I think I'm finally getting used to my new home's barometric pressure fluctuations, but man are they doing a number on my thoughtbox. Intracranial hypertension causes some pretty brutal brain pain even without help, so the added swings in air pressure just make everything that much worse.
Rainy days aren't the only things that make my head hurt, though. While intracranial hypertension symptoms include a pretty much constant headache as it is, several things can trigger bouts of agonizing pain. These can include:
- Too much salt.
- Medications that trigger an increase in CSF pressure, including common OTC drugs like ibuprofen and antacids.
- Tyramine, an amino acid abundantly found in beans and preserved meats. While a low tyramine diet hasn't been shown to cure intracranial hypertension, some people's symptoms are improved by limiting their intake.
- Staying up too late.
- Inverted postures.
Every person's triggers are a little bit different, which is why it's good to keep a journal of what you eat, what the weather's like, where you are on your hormonal cycle (if applicable), and so on. This will help you identify patterns in your pain, which will give you a way to help limit it as much as you're able to.
The trouble is, none of that is going to help you much if you're already in agony. I've put together a list of intracranial hypertension home remedies that help me survive the days when I'm convinced my brainmeats are trying to squeeze out of the back of my head like a stepped-on tube of Crest. Try:
- Using an ice pack where it hurts. For me, that's almost always right at the base of my skull.
- Using a heating pad where it hurts. Some days are ice pack days, some days are heating pad days. Try putting one on. If it makes you feel worse or doesn't give you any relief, try the other.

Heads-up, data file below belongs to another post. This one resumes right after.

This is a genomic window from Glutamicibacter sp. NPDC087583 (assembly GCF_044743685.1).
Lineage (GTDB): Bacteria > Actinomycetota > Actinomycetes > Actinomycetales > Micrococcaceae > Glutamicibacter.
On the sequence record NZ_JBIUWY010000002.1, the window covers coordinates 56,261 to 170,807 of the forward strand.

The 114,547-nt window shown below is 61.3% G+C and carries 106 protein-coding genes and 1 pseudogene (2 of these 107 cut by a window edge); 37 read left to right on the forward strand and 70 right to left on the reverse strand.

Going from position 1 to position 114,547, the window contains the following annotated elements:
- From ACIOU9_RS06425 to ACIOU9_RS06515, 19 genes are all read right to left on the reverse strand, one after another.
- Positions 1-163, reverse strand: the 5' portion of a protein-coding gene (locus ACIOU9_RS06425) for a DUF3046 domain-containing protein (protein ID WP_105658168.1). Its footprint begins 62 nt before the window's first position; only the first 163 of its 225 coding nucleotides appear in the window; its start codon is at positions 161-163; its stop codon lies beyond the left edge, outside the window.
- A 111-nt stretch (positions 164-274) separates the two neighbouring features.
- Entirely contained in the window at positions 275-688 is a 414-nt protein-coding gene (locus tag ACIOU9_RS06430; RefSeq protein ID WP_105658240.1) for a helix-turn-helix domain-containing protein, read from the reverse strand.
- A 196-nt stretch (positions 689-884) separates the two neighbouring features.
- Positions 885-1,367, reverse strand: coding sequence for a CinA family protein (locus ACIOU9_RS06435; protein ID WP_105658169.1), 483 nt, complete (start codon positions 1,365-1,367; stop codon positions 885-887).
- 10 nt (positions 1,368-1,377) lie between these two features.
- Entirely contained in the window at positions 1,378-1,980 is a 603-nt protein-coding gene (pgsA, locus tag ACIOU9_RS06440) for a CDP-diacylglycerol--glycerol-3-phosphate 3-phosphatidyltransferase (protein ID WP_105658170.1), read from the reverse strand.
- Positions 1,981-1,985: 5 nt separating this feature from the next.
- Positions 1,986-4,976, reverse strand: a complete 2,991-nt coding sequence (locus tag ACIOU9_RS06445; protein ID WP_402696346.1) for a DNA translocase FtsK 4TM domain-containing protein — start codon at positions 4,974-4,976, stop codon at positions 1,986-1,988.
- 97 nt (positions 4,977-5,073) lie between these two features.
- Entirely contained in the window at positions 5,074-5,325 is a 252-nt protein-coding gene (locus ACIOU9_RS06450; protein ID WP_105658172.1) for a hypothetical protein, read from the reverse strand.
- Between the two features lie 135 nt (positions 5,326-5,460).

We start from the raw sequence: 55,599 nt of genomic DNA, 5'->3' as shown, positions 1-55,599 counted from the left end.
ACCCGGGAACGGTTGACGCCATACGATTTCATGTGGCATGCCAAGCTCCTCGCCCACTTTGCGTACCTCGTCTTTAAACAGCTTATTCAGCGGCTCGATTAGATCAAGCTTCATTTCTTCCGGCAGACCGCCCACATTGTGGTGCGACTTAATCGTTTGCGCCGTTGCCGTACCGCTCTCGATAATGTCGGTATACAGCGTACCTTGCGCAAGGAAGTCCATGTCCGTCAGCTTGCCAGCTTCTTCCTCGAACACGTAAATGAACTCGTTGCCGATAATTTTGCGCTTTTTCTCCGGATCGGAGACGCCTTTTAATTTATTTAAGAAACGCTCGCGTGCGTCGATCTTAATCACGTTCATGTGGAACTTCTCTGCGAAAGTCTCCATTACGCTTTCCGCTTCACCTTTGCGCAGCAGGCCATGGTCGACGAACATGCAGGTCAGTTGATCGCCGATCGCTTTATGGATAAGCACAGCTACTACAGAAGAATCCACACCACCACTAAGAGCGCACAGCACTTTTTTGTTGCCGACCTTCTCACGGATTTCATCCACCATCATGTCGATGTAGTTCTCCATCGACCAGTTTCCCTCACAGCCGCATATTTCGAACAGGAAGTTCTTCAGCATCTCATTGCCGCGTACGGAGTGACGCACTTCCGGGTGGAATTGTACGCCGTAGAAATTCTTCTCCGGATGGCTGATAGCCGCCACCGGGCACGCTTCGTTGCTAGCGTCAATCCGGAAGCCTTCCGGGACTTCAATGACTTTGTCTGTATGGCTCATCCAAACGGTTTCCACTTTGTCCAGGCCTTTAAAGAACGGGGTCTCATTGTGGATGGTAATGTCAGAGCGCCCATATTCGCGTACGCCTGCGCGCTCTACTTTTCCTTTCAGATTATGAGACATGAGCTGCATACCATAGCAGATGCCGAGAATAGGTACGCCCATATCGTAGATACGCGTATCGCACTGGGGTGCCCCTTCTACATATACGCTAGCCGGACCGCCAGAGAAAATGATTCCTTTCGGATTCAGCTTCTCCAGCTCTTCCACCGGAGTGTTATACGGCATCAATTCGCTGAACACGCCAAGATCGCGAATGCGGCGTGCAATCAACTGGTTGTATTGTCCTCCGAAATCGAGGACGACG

- Laying propped up at an angle. Sturdy wedge pillows are fantastic for this, but any decent pillow-pile with some structural integrity will do. What you want to do here is allow yourself to get comfortable, but still keep your head elevated enough to encourage your cerebrospinal fluid to drain via gravity.
- Drinking cold drinks. If you're experiencing nausea, try cold ginger or peppermint tea. Ginger ale works too, just make sure real ginger appears on the ingredient list. A lot of commercial sodas only use an insignificant amount -- not even enough to show up on their ingredient lists or have any real benefits.
- Applying some headache balm to your temples, behind your ears, and wherever else you're hurting. I have some Narayan gel (cooling herbal muscle rub) that I use for headaches, and it's amazing.
- Trying some white noise, especially if you have pulsatile tinnitus. I find my tinnitus really disorienting sometimes, and the loud *WHOOSH!* *WHOOSH!* constantly pounding in my ears makes it really difficult to relax. I don't know how well binaural beats work for other people with IH, but a session with some delta beats seems to help ease some of my pain.
Good luck, and here's hoping for more pain-free days for everybody!